Artist based in New York, NY

Innovate Grant Winner Joseph Rovegno
Joseph Rovegno, Portrait by Noah Flage

Tell us about yourself, what's your background?

I’ve always had an interest in design which comes down to not only the way things look but the reasoning things are the way they are. Even in bad design someone somewhere had to make a choice. I’m not sure where photography exactly comes into play but I think having this perspective interested me to the point of taking notice to the world around me.

Innovate Grant Winner Joseph Rovegno
Self Portrait

"There has been a lot of trial and error making useable prints but the bigger challenge with this project is actually revisiting these times of my life for the first time."

Innovate Grant Winner Joseph Rovegno
Untitled Bike: 22" x 38" Archival Pigment Print, Waxed Thread, Ink

What are you currently working on and where did the inspiration for it come from?

The working title of a body of work that I’m working on is called shadows I’ve seen. It involves dark room prints of shadows and old journal entries from less than stellar situations during my life. The images are recent but the writings are years old. I typically write directly on the photographs so this is the first time I’ve I’m adding to a pre-existing material, so the way I’m doing this is more challenging technically.

I’ll make a photocopy of an old journal entry or document onto transparency paper. Then with the transparency pressed onto the photo paper I expose the negative leaving the journal entry unexposed to the paper. There has been a lot of trial and error making useable prints but the bigger challenge with this project is actually revisiting these times of my life for the first time.

Innovate Grant Winner Joseph Rovegno
Shadows I've Seen 2
Innovate Grant Winner Joseph Rovegno
Shadows I've Seen 3 : 8 x 10" Geatlin Silver Prints

Innovation does not only happen in the field of technology — it occurs everyday in an artist's practice. What do you do for inspiration?

The world around me inspires my photos, while impulses dictate my stitching and writings. The process is split into two very different parts. When shooting I take a lot of photos. I do not consider any particular scene or frame precious. I allow myself to be distracted by anything without discriminating. I shoot a lot of film and take a lot of photos—For a long time it was difficult to be outside without a camera and I would look down on myself for using it as a crutch to go about life. I now see it as a tool and I embrace it.

Innovate Grant Winner Joseph Rovegno
Shadows I've Seen I Gelatin Silver Prints (Six 4x6" Prints), Waxed Thread, Ink 12" x 14"
Innovate Grant Winner Joseph Rovegno
Untitled III
Innovate Grant Winner Joseph Rovegno
Untitled Stitched: 12" x 15" Gelatin Silver Prints, Thread & Ink

How do you make your work, does it start with a sketch? Can you tell us about your style? How did you arrive at it?

After developing the film I make contact sheets in the dark room followed by full-size prints. At some point, in no particular order, I rip, stitch and write onto prints. I like to use darkroom prints and I enjoy the process but I also have used cheap pharmacy prints, archival pigment prints and whatever else I can make a photo on.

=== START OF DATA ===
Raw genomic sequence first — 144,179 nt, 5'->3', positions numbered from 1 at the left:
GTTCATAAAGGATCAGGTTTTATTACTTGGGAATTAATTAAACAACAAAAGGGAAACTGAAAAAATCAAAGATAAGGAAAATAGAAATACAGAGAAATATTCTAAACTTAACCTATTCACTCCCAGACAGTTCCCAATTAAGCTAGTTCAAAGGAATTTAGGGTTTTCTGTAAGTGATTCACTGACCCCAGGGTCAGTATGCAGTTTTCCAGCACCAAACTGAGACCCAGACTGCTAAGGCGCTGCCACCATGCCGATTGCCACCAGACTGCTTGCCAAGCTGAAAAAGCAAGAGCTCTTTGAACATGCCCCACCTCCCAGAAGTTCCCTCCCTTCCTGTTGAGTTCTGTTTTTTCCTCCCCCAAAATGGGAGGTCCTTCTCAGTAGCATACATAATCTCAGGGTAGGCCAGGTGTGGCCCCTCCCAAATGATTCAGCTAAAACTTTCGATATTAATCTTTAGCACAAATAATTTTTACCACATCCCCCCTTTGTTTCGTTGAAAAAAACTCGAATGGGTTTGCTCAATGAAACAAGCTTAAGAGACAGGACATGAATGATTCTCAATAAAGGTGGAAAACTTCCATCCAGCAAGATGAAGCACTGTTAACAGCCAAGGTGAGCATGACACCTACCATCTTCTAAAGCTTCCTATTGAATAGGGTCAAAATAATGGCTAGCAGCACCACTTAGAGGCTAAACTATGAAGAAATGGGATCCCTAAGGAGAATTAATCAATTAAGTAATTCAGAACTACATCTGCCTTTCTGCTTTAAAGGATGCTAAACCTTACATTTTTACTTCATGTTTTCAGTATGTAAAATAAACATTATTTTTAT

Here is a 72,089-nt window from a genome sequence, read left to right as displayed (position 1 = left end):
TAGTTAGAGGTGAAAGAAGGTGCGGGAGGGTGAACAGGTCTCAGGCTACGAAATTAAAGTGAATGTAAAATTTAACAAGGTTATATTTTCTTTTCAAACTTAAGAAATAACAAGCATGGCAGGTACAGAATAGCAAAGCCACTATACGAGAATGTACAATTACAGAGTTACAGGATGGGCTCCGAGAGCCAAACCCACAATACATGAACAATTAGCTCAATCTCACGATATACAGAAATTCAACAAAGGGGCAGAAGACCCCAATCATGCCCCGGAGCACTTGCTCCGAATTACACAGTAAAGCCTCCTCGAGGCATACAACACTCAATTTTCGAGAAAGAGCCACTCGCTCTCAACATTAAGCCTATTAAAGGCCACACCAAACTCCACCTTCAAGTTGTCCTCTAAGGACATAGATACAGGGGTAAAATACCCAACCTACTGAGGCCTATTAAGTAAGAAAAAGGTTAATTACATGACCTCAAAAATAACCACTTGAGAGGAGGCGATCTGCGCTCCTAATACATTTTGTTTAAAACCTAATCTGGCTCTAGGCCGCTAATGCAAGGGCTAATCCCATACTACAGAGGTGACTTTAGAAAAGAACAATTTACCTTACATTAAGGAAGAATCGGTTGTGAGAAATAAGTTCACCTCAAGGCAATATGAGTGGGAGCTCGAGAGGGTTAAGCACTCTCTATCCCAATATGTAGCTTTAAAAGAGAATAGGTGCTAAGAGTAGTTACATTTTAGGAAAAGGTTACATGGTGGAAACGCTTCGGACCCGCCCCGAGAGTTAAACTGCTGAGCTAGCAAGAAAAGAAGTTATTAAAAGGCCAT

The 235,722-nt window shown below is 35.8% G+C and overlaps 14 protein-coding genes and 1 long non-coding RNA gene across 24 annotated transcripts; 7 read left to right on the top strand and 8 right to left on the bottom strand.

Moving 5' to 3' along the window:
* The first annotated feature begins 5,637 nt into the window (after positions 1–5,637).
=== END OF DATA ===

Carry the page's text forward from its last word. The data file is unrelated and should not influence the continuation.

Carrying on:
5 Prints after washing, after they dry I'll sew them together and write
Using waxed thread, by hand stitching together prints

Many artists live by their creative routines, do you have your own studio ritual? What does that look like for you?

I try to do both sides of the process every day; take photos outside and work on the photos inside. By doing it everyday when a good photo or moment presents itself it’s already second nature. The same goes with the studio, I might make meaningless things for any amount of time but when an opportunity or an idea to explore comes up, I’m already sitting with the work every day. I want as little resistance as possible, especially something like darkroom printing/stitching setting up can be tedious.

Work in progress

Who are your biggest influences?

My biggest influences are photographers Daido Moriyama & Robert Frank, as well as William Klein, Jim Goldberg and Danny Lyon. I admire their work, the reasons behind the work, the execution and most importantly their photo books.

Innovate Grant Winner Joseph Rovegno
"Untitled Centerfold" Newsprint, Thread, Ink "11 x 14"

What books or films are an important source of inspiration?

I look at photo books as much as I can and also think the book is the most effective and diverse medium of any art. My favorites are “The Lines In My Hand” by Robert Frank and Dadio books such as “Farewell Photography,” “Light and Shadow,” “Another Country In New York,” and “Hawaii” as well as “Provoke” 1, 2 & 3. There’s also important books like the “The Americans,” Raised By Wolves,” “Painted Contacts,” & “The Bikeriders,” “The Seventh Dog” and “Rich and Poor.”

How will Innovate Grant contribute to your practice?

I’ll be using the grant for supplies dark room paper chemicals and film, so I'll have no excuses.

Innovate Grant Winner Joseph Rovegno
"Tears Everlasting" Gelatin Silver Prink, Ink, Thread 8" x 10"

What’s the best piece of advice you’ve been given?

The best advice given to me has been to believe in your work and keep creating.

What is the best advice you would give to other artists?

I would say do it every day even when you don’t want to, don’t get stuck in a type of thinking that things are too rigid. Try as many things as you can to see what happens. Put the time into it every day, even when nobody is there or cares to watch. You will only get better and better.

Innovate Grant Winner Joseph Rovegno
"Car On Essex" Arhival Pigment Print, Thread, Ink 8" x 22"

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